Of all the lifestyle factors correlated with heart disease: cholesterol levels, inactivity, smoking, alcohol consumption, lack of fiber, body fat level, saturated fat intake, trans-fat intake, and occupation (stress levels) cholesterol is the only factor your doctor can control with medication.

Exercise does not come in a bottle yet.

Thus, cholesterol gets somewhat assumed to be the sole cause of heart disease.

Body Fat Levels

Once of the biggest oversights in the medical community is not including body fat testing with health assessments. In all my years in body fat testing, almost every person over 25% body fat for a male and 32% for a female, has tested positive for, at least, one of the following health conditions: high blood pressure, diabetes, cholesterol, or coronary heart disease.

25% for a male and 32% for a female is considered obese based on the standards set by the American College of Sports Medicine (ACSM).

Body Fat Analysis Vs. BMI

Often, the people I test are not aware of their body fat level, nor what is considered obese. It is possible to not necessarily “look obese,” but fall into the obese range nonetheless (skinny fat).

When you visit your doctor, they are not assessing your body fat level or using the ACSM standard.

Doctors use a standard assessment called the BMI or Body Mass Index. The BMI is based on your weight and height, but does not consider muscle mass.

For instance, a 5’ 10” 200 pound man would be considered overweight base on BMI. There is a big difference however, between a 5’ 10” athletes who is all muscle, and someone who is the same height and weight, but a “couch potato.”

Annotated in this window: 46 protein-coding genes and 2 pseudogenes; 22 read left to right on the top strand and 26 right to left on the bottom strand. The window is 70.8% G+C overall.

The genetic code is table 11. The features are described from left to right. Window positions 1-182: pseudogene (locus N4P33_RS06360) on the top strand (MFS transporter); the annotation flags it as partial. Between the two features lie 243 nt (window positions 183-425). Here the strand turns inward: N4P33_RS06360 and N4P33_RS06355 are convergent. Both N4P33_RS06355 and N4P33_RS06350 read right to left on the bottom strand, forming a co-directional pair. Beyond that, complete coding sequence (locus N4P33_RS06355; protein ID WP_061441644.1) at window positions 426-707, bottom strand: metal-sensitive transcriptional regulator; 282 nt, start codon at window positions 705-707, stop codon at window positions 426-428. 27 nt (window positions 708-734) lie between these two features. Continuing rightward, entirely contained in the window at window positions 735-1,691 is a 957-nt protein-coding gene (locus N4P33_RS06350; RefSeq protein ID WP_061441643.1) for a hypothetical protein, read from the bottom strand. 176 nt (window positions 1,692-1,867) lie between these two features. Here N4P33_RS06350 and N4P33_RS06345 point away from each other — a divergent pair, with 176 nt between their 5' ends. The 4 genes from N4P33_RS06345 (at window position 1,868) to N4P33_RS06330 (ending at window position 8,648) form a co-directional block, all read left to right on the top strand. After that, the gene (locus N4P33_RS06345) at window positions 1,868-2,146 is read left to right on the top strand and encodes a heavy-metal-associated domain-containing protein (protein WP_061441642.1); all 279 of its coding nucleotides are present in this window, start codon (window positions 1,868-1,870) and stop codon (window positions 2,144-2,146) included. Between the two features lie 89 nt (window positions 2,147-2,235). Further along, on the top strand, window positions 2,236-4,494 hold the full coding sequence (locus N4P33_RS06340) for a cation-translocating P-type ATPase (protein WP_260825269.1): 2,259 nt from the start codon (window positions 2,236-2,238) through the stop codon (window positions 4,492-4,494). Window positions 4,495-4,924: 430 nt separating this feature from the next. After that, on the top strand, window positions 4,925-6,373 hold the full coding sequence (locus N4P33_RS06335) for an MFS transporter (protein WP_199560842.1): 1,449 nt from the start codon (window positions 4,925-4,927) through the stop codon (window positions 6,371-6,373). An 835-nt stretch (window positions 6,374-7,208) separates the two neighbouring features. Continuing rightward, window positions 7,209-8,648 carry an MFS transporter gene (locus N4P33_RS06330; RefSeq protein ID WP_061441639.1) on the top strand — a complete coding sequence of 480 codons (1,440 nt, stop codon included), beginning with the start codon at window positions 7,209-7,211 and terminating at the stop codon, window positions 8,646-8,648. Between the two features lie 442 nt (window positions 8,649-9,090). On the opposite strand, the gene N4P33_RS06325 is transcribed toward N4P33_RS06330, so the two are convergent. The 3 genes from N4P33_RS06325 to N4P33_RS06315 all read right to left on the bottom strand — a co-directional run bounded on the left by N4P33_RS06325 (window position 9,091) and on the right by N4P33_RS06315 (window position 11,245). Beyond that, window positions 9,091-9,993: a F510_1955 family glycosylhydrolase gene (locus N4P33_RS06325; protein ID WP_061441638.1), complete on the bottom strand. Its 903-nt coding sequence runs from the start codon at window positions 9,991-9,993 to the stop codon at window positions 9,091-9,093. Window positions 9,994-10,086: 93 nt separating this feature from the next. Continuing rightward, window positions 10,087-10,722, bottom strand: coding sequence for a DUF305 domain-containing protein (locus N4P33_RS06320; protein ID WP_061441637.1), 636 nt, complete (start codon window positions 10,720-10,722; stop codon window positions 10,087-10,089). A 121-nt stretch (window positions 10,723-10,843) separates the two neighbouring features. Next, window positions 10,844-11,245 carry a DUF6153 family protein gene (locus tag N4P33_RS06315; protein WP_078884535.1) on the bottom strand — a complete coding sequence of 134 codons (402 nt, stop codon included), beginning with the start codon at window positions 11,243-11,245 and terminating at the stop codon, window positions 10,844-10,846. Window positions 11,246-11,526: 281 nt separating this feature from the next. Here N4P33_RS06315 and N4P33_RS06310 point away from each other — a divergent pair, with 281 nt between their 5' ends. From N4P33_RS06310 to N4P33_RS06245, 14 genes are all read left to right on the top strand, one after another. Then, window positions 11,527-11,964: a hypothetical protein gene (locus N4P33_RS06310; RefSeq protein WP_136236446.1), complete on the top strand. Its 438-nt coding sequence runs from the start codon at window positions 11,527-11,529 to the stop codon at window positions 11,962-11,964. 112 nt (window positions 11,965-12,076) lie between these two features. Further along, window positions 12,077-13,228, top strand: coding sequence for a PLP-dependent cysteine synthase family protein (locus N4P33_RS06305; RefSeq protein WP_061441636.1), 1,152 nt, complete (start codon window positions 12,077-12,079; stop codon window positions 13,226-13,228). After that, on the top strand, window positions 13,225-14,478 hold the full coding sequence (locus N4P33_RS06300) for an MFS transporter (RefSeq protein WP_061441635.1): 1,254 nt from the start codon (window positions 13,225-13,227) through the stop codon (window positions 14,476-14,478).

There is a large margin for error using the BMI standard.

MYTH 3: High Cholesterol Is Usually Genetic

I have had this conversation (borderline argument) with clients many times, who come to me to learn weight lifting but are not yet committed to changing their dietary habits.

These clients usually exercise moderately, and consider themselves “healthy eaters.”  Based on their doctor’s BMI assessment, they believe themselves to be a perhaps a few pounds overweight, but definitely not obese.

They believe that their higher than average cholesterol levels are genetic, which is usually supported by comments made by their doctor.

The doctor tells them, “you appear to eat well and exercise, and your weight (based on BMI) is okay.”

The problem is their body fat level is not okay based on the body fat standard set forth by the ACSM. The client’s body fat level is always in the 25-32% range.

Moreover, if a male is 30% body fat and loses a few pounds, and now is 25% body fat, they are still considered obese! This situation lends to the “see you have lost a few pounds and your cholesterol levels are still considered high, so it’s genetics” belief system.

The truth is that until one gets out of the 25%-32% body fat range, their cholesterol levels will most likely remain high.

And, what do you think contributes to high body fat levels?

Well, it is inactivity, smoking, alcohol consumption, lack of fiber, saturated fat intake, trans-fats, and occupation. We can also add total calorie intake to this list.

I do not like blanket statements, so I cannot say there are absolutely no cases where high cholesterol is genetic. I, however, have not tested anyone with a low body fat level and high cholesterol.

What I believe to be genetic is body types (also, families sometimes have similar lifestyle habits and food choices). If your parents are overweight, you run the risk of having a strong chance of being overweight also.

This simply means you may have to work harder to keep out of the 25-32% body fat range. No, this does not mean that you are doomed and destined for high cholesterol and heart disease based on your genes!

Some people have heart disease without high cholesterol and some have high cholesterol without heart disease. The bottom line is to know your body fat level and assess all the aforementioned lifestyle factors before assuming your cholesterol levels are genetic.